Integration of stem cells with viable myocardium

Normal embryologic development of the myocardium (not to mention the whole heart, with its valve and complex architecture) depends on a series of coordinated, sequential, irreversible events (cellular differentiation, genetic expression, migration, and autocrine secretion) that are hard to imagine as being reproducible in the adult heart under normal conditions. Although transplanting stem cells will indeed develop into myocardial cells, this approach can hardly solve the problem of effective myocardial regrowth throughout the entire infracted area. Stem cell migration into an environment so different from the embryonic cardiac jelly seems quite unlikely; at the same time, satisfactory spatial and functional integration of the new myocytes into the remnant of the viable myocardium would likely constitute a formidable challenge [7].

Recent observations in the adult heart have suggested that adult cardiac and non-cardiac stem cells, such as those obtained from the bone marrow, brain, skeletal muscle, adipose tissue, liver, or peripheral blood may become cardiomyocytes after undergoing natural migration or experimental transplantation into the heart. This evidence indicates that the presence of such cells in the adult extracellular cardiac environment (which may need to be ischemic or damaged for this phenomenon to occur) induces the maturation of cardiac phenotypes [7].

The pivotal finding by Ashahara and colleagues that postnatal vasculogenesis exists (i.e. that stem cells contribute directly to the formation of new blood vessels in adults) provided new insights into mechanisms of cardiac repair. In the adult, revascularization does not rely exclusively on angiogenesis (sprouting from preexisting blood vessels). Furthermore, endothelial progenitor cells (EPCs) that originate in the bone marrow play a role in vasculogenesis (physiological and pathological) and circulate in adult peripheral blood. The intriguing observation in heart transplant patients that putative stem cells and progenitor cells from a recipient were present in the transplanted heart further supports the notion of ongoing regenerative and reparative mechanism mediated by circulating stem cells from the bone marrow [5].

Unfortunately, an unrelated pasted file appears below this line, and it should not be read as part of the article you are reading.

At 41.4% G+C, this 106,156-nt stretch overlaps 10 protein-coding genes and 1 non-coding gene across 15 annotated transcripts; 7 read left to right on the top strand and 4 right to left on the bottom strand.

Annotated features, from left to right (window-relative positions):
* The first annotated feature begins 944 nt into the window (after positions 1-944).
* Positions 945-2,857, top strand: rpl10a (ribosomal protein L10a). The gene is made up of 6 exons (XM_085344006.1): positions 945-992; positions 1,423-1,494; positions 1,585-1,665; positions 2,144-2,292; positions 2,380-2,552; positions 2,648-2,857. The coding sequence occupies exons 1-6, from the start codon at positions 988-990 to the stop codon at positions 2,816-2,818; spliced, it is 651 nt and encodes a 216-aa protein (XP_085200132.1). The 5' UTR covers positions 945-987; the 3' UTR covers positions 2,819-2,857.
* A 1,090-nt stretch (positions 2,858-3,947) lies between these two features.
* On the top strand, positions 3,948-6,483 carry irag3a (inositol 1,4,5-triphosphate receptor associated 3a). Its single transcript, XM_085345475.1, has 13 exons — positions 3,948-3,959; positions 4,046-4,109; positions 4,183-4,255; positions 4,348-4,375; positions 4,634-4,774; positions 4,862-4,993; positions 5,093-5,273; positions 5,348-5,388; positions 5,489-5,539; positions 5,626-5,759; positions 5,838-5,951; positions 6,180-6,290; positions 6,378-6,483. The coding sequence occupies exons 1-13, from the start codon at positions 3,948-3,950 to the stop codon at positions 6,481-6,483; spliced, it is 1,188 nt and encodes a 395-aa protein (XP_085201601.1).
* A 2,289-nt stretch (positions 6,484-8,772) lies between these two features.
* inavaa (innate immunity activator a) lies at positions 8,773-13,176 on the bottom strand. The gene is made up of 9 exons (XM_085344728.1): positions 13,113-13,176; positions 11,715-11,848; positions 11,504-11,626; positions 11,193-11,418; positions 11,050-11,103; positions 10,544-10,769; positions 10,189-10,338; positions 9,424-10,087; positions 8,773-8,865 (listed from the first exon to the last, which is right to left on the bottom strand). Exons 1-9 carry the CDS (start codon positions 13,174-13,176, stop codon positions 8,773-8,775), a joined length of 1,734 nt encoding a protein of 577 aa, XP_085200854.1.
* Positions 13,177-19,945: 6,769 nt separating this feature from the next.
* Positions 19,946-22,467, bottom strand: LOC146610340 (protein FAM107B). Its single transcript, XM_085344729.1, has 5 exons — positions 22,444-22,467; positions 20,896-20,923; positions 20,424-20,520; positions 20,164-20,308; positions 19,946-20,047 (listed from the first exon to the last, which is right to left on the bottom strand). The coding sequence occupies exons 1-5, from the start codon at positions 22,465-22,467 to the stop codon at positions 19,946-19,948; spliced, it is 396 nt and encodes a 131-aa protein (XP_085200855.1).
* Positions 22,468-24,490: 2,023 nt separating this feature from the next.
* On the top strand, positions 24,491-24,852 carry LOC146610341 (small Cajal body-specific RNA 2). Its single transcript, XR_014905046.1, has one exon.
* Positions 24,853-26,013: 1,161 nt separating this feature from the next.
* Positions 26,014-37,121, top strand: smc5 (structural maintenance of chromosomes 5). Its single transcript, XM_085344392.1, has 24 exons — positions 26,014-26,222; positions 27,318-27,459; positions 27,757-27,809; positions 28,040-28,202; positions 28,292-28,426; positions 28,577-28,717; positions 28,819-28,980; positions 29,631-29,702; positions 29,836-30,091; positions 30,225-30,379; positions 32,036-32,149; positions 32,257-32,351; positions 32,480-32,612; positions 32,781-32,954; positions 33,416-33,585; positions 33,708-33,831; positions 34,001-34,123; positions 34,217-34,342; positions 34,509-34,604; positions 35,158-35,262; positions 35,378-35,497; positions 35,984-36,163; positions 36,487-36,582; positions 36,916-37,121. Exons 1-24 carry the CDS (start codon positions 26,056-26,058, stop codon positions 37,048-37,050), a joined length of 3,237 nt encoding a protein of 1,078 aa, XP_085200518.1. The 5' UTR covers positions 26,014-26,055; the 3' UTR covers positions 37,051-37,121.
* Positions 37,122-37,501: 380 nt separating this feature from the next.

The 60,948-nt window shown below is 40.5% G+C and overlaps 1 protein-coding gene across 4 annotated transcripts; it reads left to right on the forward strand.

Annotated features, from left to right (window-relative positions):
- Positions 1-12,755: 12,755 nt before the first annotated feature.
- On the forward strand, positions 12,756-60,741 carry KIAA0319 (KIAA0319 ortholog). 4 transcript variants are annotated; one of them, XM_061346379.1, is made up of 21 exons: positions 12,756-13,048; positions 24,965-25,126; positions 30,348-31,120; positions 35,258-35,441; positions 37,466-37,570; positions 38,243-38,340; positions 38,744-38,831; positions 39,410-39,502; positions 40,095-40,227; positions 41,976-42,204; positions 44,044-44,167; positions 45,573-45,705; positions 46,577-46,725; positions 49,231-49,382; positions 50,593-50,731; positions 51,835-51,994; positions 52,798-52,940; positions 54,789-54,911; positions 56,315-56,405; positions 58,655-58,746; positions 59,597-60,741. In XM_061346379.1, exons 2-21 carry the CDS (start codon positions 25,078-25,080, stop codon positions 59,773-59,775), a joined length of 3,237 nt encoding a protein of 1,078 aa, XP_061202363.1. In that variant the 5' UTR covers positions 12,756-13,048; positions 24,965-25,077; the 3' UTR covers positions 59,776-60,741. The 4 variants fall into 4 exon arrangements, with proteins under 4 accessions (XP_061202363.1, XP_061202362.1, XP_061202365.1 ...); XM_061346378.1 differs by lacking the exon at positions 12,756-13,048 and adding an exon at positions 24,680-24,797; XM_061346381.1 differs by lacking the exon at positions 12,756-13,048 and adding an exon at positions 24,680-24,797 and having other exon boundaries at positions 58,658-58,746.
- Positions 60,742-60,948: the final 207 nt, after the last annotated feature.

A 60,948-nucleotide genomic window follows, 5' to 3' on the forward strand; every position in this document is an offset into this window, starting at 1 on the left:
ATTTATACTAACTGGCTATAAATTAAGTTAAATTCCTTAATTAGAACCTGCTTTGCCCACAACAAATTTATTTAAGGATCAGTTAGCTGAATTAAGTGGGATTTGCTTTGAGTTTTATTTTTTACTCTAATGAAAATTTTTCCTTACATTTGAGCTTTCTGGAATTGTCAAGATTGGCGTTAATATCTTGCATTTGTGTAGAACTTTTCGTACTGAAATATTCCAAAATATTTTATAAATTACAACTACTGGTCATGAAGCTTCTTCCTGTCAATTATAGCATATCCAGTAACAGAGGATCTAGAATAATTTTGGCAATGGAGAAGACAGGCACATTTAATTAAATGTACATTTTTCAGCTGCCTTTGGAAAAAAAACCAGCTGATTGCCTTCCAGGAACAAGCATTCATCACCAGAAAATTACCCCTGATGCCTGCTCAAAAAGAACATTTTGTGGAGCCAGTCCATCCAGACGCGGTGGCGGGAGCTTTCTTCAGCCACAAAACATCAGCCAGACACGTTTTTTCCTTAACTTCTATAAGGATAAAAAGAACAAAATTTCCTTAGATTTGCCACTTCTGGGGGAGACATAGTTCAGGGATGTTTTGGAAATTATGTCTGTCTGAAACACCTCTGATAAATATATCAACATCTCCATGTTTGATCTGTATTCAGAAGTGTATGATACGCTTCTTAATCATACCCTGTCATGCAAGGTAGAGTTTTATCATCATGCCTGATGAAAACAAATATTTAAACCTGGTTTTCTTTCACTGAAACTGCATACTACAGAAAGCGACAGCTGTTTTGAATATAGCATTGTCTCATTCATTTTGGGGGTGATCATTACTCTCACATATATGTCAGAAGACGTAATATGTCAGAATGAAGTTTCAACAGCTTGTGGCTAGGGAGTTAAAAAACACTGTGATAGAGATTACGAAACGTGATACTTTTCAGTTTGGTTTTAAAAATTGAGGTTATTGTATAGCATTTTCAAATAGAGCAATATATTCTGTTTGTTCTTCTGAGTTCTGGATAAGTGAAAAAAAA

Sources of stem cells for cardiac repair

Over the past decade, several indications using a variety of different types of stem cells have emerged including embryonic stem, adipose derived stem cells, peripheral blood stem cells and skeletal myoblasts for use in acute MI, chronic ischemia, and chronic heart failure. In addition to cellular therapy for the existing heart, some groups are attempting to create a bioartificial heart using cardiac or endothelial cells [4].

The recent discovery of cardiac stem cells obtained directly from adult cardiac tissue could lead to new treatments for heart failure patients [8]. It is believed that these cells are inherently programmed to reconstitute cardiac tissue and play a role in the clinical benefit observed in other stem cell trials. The proteins secreted after stem cell therapy may promote regeneration in a paracrine effect which is related to the inherent cardiac stem cells [9]. These cells have only recently been introduced into the field and there are still several obstacles to overcome prior to advancing his platform to the clinic. Cardiac stem cells have been difficult to isolate and to expand ex vivo into meaningful numbers without losing differentiation potential and several groups are exploring ways to improve this cell population [10].

Bone marrow derived stem cells (BMSCs) have been utilized in variety of indications within the heart. These cells have primarily been to assist in the angiogenesis process and to assist in the revascularization of hibernating tissue. Typical clinical applications have been in acute MI and myocardial ischemia. Pompilio et al. (Arteriocyte, Inc.) demonstrated long term clinical and perfusion improvements in the absence of adverse events when injecting bone marrow derived stem cells into patients with myocardial ischemia [11].

Adipose tissue consists of adipocytes and a mononuclear cell fraction that contains a mesenchymal stem cell population. These cells are very similar in nature to bone marrow derived stem cells and in some cases have advantages over bone marrow derived stem cells. In one study by Zhang et al., adipose derived stem cells (ADSCs) exhibited a higher percentage of differentiating into cardiomyocytes when compared to bone marrow mesenchymal stem cells (MSCs). These results along with an advantage in tissue content, homology, growth and differentiation rate indicate that ADSC may be better suited for cellular cardiompoplasty than MSCs [4].

There has been some research in the use of peripheral blood and collection of stem cells for use in cardiovascular diseases. Baxter has recently completed a phase II trial of 150 patients to assess the safety and efficacy of CD34+ cells in patients with chronic myocardial ischemia. Patients receive granulocyte colony stimulating factor to mobilize the hematopoietic (blood-forming) CD34+ cells from their bone marrow to their bloodstream. Then, a cell separation system collects a mononuclear cell preparation rich in CD34+ stem cells from the patient’s bloodstream and separates the cells using magnetic for use in the heart [12].